Anthony G. Delli Paoli, Alan L. Smith, and Matthew B. Pontifex
working memory performance was not directly impacted by social exclusion in the present study. Despite this outcome, the results show that social perceptions may be tied to working memory performance, introducing an additional conceptual pathway for social exclusion effects on working memory. Reports of
J. D. DeFreese and Alan L. Smith
Social support and negative social interactions have implications for athlete psychological health, with potential to influence the links of stress-related experiences with burnout and well-being over time. Using a longitudinal design, perceived social support and negative social interactions were examined as potential moderators of the temporal stress–burnout and burnout–well-being relationships. American collegiate athletes (N = 465) completed reliable and valid online assessments of study variables at four time points during the competitive season. After controlling for dispositional and conceptually important variables, social support and negative social interactions did not moderate the stress–burnout or burnout–well-being relationships, respectively, but did simultaneously contribute to burnout and well-being across the competitive season. The results showcase the importance of sport-related social perceptions to athlete psychological outcomes over time and inform development of socially driven interventions to improve the psychological health of competitive athletes.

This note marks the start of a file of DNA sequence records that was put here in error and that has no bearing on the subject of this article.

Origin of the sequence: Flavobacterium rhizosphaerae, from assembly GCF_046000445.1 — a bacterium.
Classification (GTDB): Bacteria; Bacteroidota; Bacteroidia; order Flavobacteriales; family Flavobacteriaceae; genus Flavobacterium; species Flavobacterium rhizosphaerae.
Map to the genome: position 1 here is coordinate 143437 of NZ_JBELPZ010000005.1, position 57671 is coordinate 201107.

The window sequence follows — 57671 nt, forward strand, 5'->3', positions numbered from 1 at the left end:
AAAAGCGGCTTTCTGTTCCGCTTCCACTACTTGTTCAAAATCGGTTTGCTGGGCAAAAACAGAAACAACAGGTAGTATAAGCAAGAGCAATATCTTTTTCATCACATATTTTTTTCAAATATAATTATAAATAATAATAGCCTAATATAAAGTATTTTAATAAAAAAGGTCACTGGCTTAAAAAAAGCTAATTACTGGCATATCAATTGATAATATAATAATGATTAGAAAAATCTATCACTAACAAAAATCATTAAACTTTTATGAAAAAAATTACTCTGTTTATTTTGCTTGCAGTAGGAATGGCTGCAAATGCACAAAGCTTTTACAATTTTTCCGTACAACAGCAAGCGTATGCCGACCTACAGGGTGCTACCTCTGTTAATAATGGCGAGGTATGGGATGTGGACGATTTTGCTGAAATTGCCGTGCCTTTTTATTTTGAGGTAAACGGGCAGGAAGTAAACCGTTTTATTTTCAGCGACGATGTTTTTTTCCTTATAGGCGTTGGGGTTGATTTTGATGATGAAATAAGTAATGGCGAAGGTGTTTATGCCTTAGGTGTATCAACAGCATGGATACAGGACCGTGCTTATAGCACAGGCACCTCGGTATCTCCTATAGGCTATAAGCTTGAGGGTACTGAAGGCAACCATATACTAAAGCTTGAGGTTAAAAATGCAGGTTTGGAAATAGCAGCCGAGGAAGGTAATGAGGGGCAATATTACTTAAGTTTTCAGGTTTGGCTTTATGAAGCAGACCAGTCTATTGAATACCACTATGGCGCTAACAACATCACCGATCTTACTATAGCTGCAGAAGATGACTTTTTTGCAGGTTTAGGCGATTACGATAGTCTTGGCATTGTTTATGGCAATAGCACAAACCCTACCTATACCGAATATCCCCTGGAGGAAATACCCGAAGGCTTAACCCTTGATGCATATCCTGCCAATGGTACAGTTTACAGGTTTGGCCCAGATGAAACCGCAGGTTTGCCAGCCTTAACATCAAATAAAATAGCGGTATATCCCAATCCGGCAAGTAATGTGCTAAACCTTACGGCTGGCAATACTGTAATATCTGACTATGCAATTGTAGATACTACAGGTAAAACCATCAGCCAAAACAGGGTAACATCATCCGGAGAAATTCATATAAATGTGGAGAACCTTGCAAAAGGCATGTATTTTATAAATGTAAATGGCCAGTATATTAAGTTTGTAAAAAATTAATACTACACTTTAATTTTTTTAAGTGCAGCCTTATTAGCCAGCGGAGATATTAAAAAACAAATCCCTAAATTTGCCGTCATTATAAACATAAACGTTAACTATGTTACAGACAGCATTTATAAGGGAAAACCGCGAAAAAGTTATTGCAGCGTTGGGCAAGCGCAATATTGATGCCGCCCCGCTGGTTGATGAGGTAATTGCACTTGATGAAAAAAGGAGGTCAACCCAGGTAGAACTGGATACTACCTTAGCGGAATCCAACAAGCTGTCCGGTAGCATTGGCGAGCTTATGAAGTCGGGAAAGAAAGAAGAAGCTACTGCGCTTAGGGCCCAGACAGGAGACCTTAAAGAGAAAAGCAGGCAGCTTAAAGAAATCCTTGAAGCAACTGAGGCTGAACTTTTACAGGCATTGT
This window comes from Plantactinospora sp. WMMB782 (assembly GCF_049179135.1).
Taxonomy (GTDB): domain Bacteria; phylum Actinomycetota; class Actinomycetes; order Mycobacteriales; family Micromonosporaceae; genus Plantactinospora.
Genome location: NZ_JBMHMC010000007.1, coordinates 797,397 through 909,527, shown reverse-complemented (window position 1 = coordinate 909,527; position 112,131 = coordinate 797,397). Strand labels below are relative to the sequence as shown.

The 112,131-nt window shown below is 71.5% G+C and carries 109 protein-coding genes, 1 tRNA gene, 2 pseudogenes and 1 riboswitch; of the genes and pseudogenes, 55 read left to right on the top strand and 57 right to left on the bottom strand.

Yves Chantal and Iouri Bernache-Assollant
The authors demonstrate in three experiments (N = 241) that yellow impacts on social perceptions when associated with competitive cycling. In Experiment 1, the image of a syringe evocated competitive cycling and doping more strongly when presented on yellow as compared with gray. In Experiment 2, a performance improvement scenario yielded more discredit of a depicted racer and higher suspicions of doping when ending on a yellow frame, as opposed to a gray one. In Experiment 3, the image of a racer wearing a yellow jersey (instead of a gray or a white one) yielded the lowest scores on measures of suitability as a role model and attractiveness of sport participation. Moreover, no significant differences emerged for gender, thereby suggesting equivalent effects for female and male participants. Finally, the authors discuss conceptual and practical implications as well as limitations before proposing a number of avenues for future research.
Mark T. Suffolk